["jobim.examples.actors/ping"]))
#'clojure.core/*pid*
=> *pid*
"6811651bd83e4d428359b419e7f76a75.1"
=> (send! *pid* [(self) 345])
nil
=> (receive)
345

Publishing processes

As long as we have the PID of an actor, we will be able to exchange messages
with it. Besides, since the PID is just a string, we can pass the PIDs inside
messages allowing actors to be “mobile actors” in a Pi-Calculus sense.

Nevertheless, it is sometimes convenient to be able to query for an actor using
a constant reference, for instance an alias, we know beforehand, so we can
communicate with the actor without needing to know its PID.

Jobim supports this use case with the jobim/register-name
function. Using this function, we can provide a name for the PID of a process
that will be globally available to all nodes in the system.

Registered names can be queried using the jobim/registered-name
function in a similar way to the jobim/nodes function for node
names and node identifiers.

We can transform a registered name into an actor PID using the
jobim/resolve-name function, so we can pass it as an argument in
jobim/send! function calls.

=> (def *ping* (spawn examples/ping))
#'clojure.core/*ping*
=> *ping*
"5299491ea4184c02ad8c0fbc100c49f9.8"
=> (register-name "ping" *ping*)
ok
=> (registered-names)
{"ping" "5299491ea4184c02ad8c0fbc100c49f9.8"}
=> (resolve-name "ping")
"5299491ea4184c02ad8c0fbc100c49f9.8"
=> (send! (resolve-name "ping") [(self) 1234])
ok
=> (receive)
1234

When things go wrong

Erlang systems have a very particular approach to error handling that consists of
not preventing failures but reacting quickly after a failure happens, most of
the time, restarting the failing component.

The basic mechanism behind this approach is the “linking” of processes. When two
Erlang processes are linked, any failure in one of the two process will produce
a fail signal in the other process that, if not properly handled, will cause the
other process to fail.

Special processes, known as supervisors, take care of creating and linking to
children processes as well as handling exceptions in the children according to some
kind of recovery policy.

Distributed Erlang applications are usually arranged as trees of processes where the
process at a node handle the error in the leafs of that node, and if is not able
to recover from that error, dies and bubble the error to the upper level.

Jobim provides limited support for this style of error handling with the
jobim/link function. The link function receives the PID of an actor
as an argument and links bidirectionally both actors.

From this point on, any error in one actor or a node down in the node where one
of the actors is running will produce a special message signaling the error in
the other actor.

=> (self)
"5299491ea4184c02ad8c0fbc100c49f9.1"
=> (def *pid* (spawn examples/ping))
#'clojure.core/*pid*
=> (link *pid*)
{"5299491ea4184c02ad8c0fbc100c49f9.1" 
 ["5299491ea4184c02ad8c0fbc100c49f9.9"],
"5299491ea4184c02ad8c0fbc100c49f9.9" 
 ["5299491ea4184c02ad8c0fbc100c49f9.1"]}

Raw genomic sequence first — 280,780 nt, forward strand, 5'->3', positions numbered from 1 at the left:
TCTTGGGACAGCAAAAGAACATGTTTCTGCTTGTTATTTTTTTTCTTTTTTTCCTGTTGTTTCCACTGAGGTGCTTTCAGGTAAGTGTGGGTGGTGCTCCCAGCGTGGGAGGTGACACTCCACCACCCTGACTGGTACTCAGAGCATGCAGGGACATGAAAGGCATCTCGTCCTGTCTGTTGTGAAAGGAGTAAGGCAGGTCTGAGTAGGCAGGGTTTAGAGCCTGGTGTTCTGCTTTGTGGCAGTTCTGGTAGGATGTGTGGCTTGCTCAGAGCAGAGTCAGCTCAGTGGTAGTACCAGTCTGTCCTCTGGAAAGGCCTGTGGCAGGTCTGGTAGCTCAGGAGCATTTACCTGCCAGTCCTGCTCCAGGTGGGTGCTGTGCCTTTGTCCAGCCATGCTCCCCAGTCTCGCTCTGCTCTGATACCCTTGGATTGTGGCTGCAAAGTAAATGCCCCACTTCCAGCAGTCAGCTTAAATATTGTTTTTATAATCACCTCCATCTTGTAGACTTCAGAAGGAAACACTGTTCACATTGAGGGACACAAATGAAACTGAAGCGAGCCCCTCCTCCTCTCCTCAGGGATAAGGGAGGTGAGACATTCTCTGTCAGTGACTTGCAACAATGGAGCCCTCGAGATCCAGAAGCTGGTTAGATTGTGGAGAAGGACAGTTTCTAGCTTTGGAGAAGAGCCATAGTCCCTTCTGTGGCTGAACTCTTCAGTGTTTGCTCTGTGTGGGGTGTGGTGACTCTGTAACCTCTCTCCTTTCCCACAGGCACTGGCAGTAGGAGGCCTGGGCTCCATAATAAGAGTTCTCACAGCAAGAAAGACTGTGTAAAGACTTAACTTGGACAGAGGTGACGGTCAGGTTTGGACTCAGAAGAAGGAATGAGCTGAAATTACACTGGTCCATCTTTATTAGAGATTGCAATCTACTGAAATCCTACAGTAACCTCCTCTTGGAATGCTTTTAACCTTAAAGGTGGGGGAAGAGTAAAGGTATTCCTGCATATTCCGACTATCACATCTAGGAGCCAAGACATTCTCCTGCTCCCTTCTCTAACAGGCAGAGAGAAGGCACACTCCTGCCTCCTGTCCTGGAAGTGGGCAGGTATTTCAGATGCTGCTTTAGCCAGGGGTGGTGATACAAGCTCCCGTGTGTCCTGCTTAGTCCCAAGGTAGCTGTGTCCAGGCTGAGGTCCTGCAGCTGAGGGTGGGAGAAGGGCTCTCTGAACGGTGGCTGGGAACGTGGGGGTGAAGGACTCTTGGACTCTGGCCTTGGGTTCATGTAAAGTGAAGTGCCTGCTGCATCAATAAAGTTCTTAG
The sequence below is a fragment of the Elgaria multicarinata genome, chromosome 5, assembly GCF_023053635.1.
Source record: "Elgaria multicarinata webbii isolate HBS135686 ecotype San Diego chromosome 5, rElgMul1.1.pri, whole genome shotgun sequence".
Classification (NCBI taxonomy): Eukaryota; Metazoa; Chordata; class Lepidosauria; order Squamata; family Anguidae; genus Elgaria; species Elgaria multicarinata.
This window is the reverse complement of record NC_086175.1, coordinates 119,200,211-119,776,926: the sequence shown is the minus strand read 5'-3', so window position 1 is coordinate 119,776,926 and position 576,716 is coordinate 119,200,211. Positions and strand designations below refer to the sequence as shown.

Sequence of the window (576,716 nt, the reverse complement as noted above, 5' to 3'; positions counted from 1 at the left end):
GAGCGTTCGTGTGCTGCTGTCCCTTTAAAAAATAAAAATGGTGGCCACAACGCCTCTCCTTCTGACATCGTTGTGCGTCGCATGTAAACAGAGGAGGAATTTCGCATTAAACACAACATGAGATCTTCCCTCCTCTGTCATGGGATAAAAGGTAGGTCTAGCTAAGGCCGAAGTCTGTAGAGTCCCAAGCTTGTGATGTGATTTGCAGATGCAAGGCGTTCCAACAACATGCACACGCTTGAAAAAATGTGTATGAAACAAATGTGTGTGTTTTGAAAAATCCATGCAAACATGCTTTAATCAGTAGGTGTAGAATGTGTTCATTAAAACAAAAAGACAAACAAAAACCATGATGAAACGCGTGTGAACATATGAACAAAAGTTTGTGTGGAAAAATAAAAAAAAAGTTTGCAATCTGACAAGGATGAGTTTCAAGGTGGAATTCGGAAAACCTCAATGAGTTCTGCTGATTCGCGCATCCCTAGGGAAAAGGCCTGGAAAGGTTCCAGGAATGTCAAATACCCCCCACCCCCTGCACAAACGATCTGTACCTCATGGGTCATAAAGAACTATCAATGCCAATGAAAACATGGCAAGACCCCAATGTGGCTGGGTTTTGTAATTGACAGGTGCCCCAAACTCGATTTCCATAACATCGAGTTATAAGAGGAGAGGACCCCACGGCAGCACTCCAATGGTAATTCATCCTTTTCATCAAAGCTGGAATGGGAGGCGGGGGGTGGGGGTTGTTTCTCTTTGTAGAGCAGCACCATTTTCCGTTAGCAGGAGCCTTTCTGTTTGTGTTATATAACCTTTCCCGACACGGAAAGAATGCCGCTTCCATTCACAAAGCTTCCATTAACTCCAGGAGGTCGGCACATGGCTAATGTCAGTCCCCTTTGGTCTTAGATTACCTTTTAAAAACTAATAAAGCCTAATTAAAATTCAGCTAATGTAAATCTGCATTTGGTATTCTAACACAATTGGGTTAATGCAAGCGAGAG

=> ; the ping actor will throw an exception if receives a message containing the
"exception" string
=> (send! *pid* "exception")
ok
=> (receive)
{:signal :link-broken, 
 :from "5299491ea4184c02ad8c0fbc100c49f9.9", 
 :cause "class java.lang.Exception:Ping actor received exception"}

This means that linked processes in Jobim must explicitly look for this kind of
messages and handle them, maybe throwing an exception, to obtain a similar
behaviour to OTP applications.

Evented actors

The actors introduced so far are executed in their own Java thread. This is a
huge problem since a JVM will start throwing OutOfMemory exceptions
after a few thousands of threads are created.

On the other hand, Erlang systems can handle millions of concurrent actors in a single node, using
a preemptive scheduler that applies a fixed number of reductions in each Erlang
process being executed. This means that Erlang processes are extremely
lightweight and can be benefit from features like the linking of processes
previously discussed.

A possible alternative for building systems using a large amount of actors is to
use “evented actors” so a single java thread can execute different actors. This
solution has been explored in Scala actors.

Jobim evented actors rely on three special functions: jobim/react that is
equivalent to the receive funtion of a regular actor,
jobim/react-loop that creates a recursive evented actor and
jobim/spawn-evented that creates a new evented actor returning its
PID. This PID can be used with the regular jobim/send! function to
send messages to the evented actor.

The following is an evented implementation of the previously defined ping actor:

(defn ping-evented
  ([]
     (let [name "test evented"]
       (react-loop
        (react
         (fn [msg]
           (cond-match
            [#"exit" msg]       
              false
            [#"exception" msg]  
              (throw (Exception. "Ping actor received exception"))
            [[?from ?data] msg] 
              (send! from (str "actor " name " : " data)))))))))

Conclusions

Erlang is an incredible platform for building distributed reliable
systems. Support for an actors library providing support for distributed failure
signals and tolerance to network partition can be a nice addition to Clojure’s
own concurrency mechanism to build distributed applications in the JVM.
It could also be mixed with different distribution mechanisms available in the
JVM.

Jobim is just an experiment on how this kind of systems could be built using two
beautiful pieces of software like RabbitMQ and ZooKeeper.

Advertisements

One thought on “Jobim: an actors library for Clojure

  1. Beautiful work! I thought myself about bindings to ZooKeeper, but you already done this. Maybe it worth to put these bindings into separate library and upload to clojars as separate project?

    P.S. I added your blog into Clojure Planet

Leave a Reply

Fill in your details below or click an icon to log in:

WordPress.com Logo

You are commenting using your WordPress.com account. Log Out / Change )

Twitter picture

You are commenting using your Twitter account. Log Out / Change )

Facebook photo

You are commenting using your Facebook account. Log Out / Change )

Google+ photo

You are commenting using your Google+ account. Log Out / Change )

Connecting to %s